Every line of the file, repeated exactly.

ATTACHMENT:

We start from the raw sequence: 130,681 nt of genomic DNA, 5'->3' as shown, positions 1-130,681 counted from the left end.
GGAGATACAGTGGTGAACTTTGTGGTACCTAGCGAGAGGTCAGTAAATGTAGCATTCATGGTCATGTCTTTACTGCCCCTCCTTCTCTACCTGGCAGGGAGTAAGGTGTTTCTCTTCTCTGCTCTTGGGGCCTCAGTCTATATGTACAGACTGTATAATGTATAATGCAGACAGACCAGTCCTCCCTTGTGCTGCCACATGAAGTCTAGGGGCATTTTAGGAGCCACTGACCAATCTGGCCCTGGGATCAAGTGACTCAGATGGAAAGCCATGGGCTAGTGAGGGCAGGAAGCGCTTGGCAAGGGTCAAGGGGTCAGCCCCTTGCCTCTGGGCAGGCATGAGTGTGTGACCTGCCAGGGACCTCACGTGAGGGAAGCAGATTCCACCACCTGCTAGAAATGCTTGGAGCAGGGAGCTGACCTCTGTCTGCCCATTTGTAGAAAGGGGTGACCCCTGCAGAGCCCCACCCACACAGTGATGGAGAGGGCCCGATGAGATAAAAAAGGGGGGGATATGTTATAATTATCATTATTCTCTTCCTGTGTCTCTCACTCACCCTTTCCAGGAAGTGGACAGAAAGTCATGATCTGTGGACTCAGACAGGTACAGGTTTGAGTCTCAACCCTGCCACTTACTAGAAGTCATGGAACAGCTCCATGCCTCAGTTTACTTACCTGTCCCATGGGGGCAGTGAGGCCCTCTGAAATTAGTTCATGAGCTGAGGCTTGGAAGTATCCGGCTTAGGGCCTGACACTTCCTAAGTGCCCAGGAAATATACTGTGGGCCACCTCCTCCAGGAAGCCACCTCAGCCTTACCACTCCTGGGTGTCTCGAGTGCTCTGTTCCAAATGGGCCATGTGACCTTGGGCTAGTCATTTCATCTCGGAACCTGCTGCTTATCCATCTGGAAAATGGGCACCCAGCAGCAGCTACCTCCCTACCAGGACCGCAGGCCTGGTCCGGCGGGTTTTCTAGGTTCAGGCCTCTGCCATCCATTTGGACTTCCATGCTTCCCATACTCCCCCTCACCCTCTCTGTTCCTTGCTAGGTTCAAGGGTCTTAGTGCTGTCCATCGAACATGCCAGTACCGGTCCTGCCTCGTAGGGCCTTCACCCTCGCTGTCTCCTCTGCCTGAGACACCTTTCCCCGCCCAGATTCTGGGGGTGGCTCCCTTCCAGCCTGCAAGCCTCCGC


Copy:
We start from the raw sequence: 130,681 nt of genomic DNA, 5'->3' as shown, positions 1-130,681 counted from the left end.
GGAGATACAGTGGTGAACTTTGTGGTACCTAGCGAGAGGTCAGTAAATGTAGCATTCATGGTCATGTCTTTACTGCCCCTCCTTCTCTACCTGGCAGGGAGTAAGGTGTTTCTCTTCTCTGCTCTTGGGGCCTCAGTCTATATGTACAGACTGTATAATGTATAATGCAGACAGACCAGTCCTCCCTTGTGCTGCCACATGAAGTCTAGGGGCATTTTAGGAGCCACTGACCAATCTGGCCCTGGGATCAAGTGACTCAGATGGAAAGCCATGGGCTAGTGAGGGCAGGAAGCGCTTGGCAAGGGTCAAGGGGTCAGCCCCTTGCCTCTGGGCAGGCATGAGTGTGTGACCTGCCAGGGACCTCACGTGAGGGAAGCAGATTCCACCACCTGCTAGAAATGCTTGGAGCAGGGAGCTGACCTCTGTCTGCCCATTTGTAGAAAGGGGTGACCCCTGCAGAGCCCCACCCACACAGTGATGGAGAGGGCCCGATGAGATAAAAAAGGGGGGGATATGTTATAATTATCATTATTCTCTTCCTGTGTCTCTCACTCACCCTTTCCAGGAAGTGGACAGAAAGTCATGATCTGTGGACTCAGACAGGTACAGGTTTGAGTCTCAACCCTGCCACTTACTAGAAGTCATGGAACAGCTCCATGCCTCAGTTTACTTACCTGTCCCATGGGGGCAGTGAGGCCCTCTGAAATTAGTTCATGAGCTGAGGCTTGGAAGTATCCGGCTTAGGGCCTGACACTTCCTAAGTGCCCAGGAAATATACTGTGGGCCACCTCCTCCAGGAAGCCACCTCAGCCTTACCACTCCTGGGTGTCTCGAGTGCTCTGTTCCAAATGGGCCATGTGACCTTGGGCTAGTCATTTCATCTCGGAACCTGCTGCTTATCCATCTGGAAAATGGGCACCCAGCAGCAGCTACCTCCCTACCAGGACCGCAGGCCTGGTCCGGCGGGTTTTCTAGGTTCAGGCCTCTGCCATCCATTTGGACTTCCATGCTTCCCATACTCCCCCTCACCCTCTCTGTTCCTTGCTAGGTTCAAGGGTCTTAGTGCTGTCCATCGAACATGCCAGTACCGGTCCTGCCTCGTAGGGCCTTCACCCTCGCTGTCTCCTCTGCCTGAGACACCTTTCCCCGCCCAGATTCTGGGGGTGGCTCCCTTCCAGCCTGCAAGCCTCCGC